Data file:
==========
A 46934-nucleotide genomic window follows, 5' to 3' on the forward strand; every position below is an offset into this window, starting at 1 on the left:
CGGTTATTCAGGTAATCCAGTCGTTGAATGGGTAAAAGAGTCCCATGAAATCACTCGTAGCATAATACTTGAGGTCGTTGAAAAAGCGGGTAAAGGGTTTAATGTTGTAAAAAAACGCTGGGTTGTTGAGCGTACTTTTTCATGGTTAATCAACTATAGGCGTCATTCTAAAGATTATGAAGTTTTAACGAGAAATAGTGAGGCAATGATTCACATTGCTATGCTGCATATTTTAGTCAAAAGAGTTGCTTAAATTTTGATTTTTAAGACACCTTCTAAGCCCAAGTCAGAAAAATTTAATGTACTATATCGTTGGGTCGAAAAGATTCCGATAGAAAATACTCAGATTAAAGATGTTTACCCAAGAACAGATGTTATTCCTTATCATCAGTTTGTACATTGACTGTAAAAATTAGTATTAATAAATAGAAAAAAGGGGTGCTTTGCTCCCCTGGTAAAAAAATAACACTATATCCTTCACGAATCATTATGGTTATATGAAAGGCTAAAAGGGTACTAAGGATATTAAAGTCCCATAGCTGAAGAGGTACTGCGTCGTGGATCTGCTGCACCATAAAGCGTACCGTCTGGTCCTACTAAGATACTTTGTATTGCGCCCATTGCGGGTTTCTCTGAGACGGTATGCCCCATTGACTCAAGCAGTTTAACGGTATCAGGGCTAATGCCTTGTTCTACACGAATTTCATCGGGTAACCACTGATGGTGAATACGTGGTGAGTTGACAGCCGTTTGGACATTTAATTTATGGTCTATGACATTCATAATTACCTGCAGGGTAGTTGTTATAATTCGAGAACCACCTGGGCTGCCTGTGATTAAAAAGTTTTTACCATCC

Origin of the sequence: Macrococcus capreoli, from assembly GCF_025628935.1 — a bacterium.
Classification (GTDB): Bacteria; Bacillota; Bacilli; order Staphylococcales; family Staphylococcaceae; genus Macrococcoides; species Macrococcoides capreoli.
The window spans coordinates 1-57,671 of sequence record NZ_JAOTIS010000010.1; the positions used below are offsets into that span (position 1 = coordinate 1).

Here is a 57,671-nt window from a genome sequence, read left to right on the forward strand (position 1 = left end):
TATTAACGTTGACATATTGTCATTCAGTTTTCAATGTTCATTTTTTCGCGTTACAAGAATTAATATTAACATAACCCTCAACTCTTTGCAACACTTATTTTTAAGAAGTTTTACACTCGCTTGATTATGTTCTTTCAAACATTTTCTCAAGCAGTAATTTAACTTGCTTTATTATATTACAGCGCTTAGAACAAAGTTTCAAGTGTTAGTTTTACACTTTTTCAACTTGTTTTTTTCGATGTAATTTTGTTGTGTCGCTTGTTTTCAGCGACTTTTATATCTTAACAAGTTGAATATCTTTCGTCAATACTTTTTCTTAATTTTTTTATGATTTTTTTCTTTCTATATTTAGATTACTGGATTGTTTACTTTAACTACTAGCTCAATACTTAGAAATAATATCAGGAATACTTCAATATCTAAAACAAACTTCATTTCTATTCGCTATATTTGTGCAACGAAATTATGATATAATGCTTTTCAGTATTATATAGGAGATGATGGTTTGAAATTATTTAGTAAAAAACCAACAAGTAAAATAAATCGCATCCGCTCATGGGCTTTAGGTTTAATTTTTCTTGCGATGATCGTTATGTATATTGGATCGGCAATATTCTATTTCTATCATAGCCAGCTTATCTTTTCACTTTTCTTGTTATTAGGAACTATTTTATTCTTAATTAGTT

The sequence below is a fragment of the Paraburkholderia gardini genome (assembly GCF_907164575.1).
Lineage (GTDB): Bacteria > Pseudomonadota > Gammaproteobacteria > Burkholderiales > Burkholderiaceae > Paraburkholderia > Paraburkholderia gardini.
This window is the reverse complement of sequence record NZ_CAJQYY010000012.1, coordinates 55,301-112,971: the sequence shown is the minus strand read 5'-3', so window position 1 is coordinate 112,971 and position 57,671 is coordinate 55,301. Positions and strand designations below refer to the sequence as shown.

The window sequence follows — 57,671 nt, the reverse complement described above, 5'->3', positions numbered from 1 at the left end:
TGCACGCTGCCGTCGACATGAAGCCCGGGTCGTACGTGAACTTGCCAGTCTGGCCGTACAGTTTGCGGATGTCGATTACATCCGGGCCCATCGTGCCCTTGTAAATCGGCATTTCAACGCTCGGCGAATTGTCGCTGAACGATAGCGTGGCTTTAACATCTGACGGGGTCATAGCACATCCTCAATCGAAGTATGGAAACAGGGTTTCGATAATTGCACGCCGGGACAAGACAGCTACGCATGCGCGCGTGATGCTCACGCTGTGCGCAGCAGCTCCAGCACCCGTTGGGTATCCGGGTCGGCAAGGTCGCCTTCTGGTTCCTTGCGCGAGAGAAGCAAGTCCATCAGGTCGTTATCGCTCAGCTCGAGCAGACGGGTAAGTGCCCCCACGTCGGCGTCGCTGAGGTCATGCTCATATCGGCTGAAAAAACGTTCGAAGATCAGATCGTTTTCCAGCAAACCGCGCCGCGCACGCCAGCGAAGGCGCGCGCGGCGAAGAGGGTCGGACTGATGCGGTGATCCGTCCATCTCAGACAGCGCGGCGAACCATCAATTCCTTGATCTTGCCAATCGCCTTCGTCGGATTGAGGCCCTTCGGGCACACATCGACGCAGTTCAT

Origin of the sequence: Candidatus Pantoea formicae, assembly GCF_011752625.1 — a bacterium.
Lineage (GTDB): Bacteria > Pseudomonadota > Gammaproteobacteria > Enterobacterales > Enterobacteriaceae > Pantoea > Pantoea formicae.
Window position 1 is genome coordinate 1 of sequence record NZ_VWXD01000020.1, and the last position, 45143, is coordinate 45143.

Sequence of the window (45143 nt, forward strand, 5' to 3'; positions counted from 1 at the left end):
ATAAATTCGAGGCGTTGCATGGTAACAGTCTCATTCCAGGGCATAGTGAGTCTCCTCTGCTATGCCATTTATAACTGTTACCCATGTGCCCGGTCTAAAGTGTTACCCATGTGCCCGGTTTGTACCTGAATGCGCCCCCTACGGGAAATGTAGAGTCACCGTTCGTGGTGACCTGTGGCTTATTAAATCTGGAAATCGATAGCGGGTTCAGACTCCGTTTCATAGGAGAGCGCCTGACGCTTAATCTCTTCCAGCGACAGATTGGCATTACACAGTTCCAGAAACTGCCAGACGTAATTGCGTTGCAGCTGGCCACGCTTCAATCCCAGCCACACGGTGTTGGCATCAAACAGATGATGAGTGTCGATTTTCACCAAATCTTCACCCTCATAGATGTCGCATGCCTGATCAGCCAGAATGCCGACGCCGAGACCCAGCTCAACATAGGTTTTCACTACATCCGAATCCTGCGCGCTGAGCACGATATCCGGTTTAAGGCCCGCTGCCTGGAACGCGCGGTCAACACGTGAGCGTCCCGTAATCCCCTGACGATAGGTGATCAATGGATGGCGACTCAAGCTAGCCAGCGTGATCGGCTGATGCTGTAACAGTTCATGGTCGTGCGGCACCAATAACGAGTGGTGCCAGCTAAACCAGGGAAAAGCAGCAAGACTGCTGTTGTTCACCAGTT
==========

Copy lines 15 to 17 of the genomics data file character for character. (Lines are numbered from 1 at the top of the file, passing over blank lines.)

Window position 1 is genome coordinate 1 of sequence record NZ_VWXD01000020.1, and the last position, 45143, is coordinate 45143.

Sequence of the window (45143 nt, forward strand, 5' to 3'; positions counted from 1 at the left end):
ATAAATTCGAGGCGTTGCATGGTAACAGTCTCATTCCAGGGCATAGTGAGTCTCCTCTGCTATGCCATTTATAACTGTTACCCATGTGCCCGGTCTAAAGTGTTACCCATGTGCCCGGTTTGTACCTGAATGCGCCCCCTACGGGAAATGTAGAGTCACCGTTCGTGGTGACCTGTGGCTTATTAAATCTGGAAATCGATAGCGGGTTCAGACTCCGTTTCATAGGAGAGCGCCTGACGCTTAATCTCTTCCAGCGACAGATTGGCATTACACAGTTCCAGAAACTGCCAGACGTAATTGCGTTGCAGCTGGCCACGCTTCAATCCCAGCCACACGGTGTTGGCATCAAACAGATGATGAGTGTCGATTTTCACCAAATCTTCACCCTCATAGATGTCGCATGCCTGATCAGCCAGAATGCCGACGCCGAGACCCAGCTCAACATAGGTTTTCACTACATCCGAATCCTGCGCGCTGAGCACGATATCCGGTTTAAGGCCCGCTGCCTGGAACGCGCGGTCAACACGTGAGCGTCCCGTAATCCCCTGACGATAGGTGATCAATGGATGGCGACTCAAGCTAGCCAGCGTGATCGGCTGATGCTGTAACAGTTCATGGTCGTGCGGCACCAATAACGAGTGGTGCCAGCTAAACCAGGGAAAAGCAGCAAGACTGCTGTTGTTCACCAGTT